The sample transfer systems shown in FIG. 1 includes a UHV chamber with numerous diagnostic instruments 11 and a sample introduction vacuum chamber 12 where samples are selected for testing in chamber 11. Chambers 11 and 12 have pumping ports 13 and 14, respectively, which are connected to various vacuum pumps. An isolation valve 15 is located between the two chambers. A carrousel 16 holds several samples to be tested. A control mechanism 17 controls the position of carrousel 16 inside chamber 12. A magnetic control device 18 positions and rotates a transfer rod 19. A manipulator 20 located inside chamber 11 is positioned by a control mechanism 21 to receive the sample on transfer rod 19 and then to position the received sample in front of testing devices (not shown). Manipulator shafts 24 serve also as electrical conductors for heating the sample. The thermocouple wires 24T for measuring the temperature of the sample are connected to one of the manipulator feed throughs. A flexible copper cooling strap 22 is attached to the face of the receiving block on manipulator 20 and extends outside of chamber 11 into a container 23 of liquid nitrogen to provide cooling of the sample.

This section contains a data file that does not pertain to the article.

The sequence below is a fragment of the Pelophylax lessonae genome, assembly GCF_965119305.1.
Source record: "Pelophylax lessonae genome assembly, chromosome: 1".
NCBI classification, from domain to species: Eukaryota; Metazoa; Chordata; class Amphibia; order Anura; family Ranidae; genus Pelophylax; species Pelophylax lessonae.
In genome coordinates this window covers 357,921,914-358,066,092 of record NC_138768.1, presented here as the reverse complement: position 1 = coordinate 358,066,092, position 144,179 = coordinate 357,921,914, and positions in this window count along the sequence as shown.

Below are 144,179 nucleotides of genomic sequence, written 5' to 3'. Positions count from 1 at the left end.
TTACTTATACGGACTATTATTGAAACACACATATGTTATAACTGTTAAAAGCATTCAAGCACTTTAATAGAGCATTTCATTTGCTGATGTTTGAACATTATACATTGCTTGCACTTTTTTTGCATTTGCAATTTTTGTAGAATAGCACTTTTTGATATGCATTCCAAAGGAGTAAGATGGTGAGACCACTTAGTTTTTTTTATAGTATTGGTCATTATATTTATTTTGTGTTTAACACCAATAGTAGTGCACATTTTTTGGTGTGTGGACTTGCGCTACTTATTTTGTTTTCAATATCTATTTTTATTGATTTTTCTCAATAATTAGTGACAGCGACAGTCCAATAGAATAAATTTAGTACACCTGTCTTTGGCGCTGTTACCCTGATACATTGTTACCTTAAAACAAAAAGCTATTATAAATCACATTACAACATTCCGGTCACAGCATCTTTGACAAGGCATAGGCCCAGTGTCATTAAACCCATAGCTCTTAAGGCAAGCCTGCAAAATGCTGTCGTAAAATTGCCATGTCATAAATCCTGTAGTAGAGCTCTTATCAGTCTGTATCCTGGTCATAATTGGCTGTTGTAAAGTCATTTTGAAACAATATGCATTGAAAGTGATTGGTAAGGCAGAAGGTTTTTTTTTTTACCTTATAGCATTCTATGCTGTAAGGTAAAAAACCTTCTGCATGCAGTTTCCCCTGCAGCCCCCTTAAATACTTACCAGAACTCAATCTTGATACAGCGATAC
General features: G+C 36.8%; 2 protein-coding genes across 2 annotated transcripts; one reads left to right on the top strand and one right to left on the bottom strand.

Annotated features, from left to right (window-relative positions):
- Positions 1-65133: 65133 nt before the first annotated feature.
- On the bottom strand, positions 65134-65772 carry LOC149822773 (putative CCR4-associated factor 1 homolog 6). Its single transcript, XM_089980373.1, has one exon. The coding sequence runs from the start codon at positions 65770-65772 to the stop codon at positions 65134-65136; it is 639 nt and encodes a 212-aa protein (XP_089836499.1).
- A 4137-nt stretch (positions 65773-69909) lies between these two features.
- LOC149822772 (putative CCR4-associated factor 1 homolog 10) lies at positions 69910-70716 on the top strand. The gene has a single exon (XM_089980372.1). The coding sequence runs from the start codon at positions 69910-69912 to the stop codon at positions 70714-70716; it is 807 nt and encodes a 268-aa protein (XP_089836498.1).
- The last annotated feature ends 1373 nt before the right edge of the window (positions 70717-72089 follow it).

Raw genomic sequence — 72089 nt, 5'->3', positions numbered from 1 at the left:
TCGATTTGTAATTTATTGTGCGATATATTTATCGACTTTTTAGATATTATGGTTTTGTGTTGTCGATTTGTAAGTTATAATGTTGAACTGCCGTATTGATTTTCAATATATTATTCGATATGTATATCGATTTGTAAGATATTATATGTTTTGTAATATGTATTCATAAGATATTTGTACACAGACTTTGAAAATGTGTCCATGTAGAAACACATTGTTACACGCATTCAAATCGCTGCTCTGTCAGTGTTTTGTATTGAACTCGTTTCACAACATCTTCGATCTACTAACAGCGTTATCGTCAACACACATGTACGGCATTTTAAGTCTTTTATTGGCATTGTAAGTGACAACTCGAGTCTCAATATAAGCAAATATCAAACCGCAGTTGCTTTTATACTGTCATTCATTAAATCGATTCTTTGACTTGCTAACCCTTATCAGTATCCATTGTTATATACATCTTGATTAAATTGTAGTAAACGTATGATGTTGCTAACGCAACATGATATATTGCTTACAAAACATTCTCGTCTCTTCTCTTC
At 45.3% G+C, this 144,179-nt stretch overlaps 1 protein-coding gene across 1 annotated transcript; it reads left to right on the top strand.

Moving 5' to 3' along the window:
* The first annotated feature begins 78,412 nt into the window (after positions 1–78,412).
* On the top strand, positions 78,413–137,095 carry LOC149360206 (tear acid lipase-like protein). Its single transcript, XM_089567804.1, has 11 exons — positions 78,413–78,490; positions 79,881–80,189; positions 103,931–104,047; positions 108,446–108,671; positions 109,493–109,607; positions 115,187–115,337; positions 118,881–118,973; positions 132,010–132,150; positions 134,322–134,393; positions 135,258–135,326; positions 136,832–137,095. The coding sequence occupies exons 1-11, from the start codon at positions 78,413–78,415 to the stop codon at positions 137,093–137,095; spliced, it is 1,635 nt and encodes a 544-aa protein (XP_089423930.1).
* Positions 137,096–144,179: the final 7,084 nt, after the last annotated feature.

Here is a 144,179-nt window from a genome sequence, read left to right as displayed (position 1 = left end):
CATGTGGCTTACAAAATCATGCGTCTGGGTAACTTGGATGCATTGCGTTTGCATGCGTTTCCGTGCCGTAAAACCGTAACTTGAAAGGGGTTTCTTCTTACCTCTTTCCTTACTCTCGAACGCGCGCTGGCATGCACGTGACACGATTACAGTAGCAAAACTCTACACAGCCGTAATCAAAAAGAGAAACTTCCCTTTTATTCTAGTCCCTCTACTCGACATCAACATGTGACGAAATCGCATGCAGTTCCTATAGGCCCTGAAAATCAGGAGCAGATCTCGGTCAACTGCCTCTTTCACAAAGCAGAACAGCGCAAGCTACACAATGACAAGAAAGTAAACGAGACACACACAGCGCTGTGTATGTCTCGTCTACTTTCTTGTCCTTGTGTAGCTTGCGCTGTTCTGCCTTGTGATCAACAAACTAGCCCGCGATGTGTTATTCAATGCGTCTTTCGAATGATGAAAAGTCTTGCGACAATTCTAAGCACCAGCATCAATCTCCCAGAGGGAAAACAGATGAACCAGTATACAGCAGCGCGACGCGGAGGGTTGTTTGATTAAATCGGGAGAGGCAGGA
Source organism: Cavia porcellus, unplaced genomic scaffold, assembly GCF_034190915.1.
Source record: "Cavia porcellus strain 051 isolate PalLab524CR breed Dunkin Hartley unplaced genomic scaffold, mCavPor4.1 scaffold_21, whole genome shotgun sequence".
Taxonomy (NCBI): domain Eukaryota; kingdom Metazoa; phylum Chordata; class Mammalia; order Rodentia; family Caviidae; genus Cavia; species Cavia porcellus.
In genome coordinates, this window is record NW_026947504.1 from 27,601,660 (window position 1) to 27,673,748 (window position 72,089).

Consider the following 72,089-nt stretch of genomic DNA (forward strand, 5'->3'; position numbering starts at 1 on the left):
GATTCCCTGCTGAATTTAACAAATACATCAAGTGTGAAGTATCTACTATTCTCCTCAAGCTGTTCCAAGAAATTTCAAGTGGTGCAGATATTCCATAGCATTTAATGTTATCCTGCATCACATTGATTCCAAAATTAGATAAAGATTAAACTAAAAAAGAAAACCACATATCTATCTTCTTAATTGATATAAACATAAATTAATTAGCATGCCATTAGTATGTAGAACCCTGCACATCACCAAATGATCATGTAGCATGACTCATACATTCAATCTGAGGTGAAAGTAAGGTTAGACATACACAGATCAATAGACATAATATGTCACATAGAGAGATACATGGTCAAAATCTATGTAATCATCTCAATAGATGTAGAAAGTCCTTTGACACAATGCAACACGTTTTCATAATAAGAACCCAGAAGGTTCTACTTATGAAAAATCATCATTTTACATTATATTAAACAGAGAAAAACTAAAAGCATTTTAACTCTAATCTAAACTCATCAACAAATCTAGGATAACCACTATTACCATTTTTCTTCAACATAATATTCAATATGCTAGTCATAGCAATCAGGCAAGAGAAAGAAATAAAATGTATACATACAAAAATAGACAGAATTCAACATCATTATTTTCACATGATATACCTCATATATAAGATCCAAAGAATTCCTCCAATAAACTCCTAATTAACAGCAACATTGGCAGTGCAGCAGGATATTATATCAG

In the operation of the sample transfer system shown in FIG. 1, with carrousel 16 in the position shown, the position of transfer rod 19 is controlled by control device 18 to remove a sample from the carrousel. Then carrousel 16 is moved out of the path of transfer rod 19 and valve 15 is opened. Transfer rod 19 is moved into chamber 11 and attaches the sample to manipulator 20, the transfer rod is withdrawn from chamber 11 and valve 15 is closed. The sample is then ready for testing.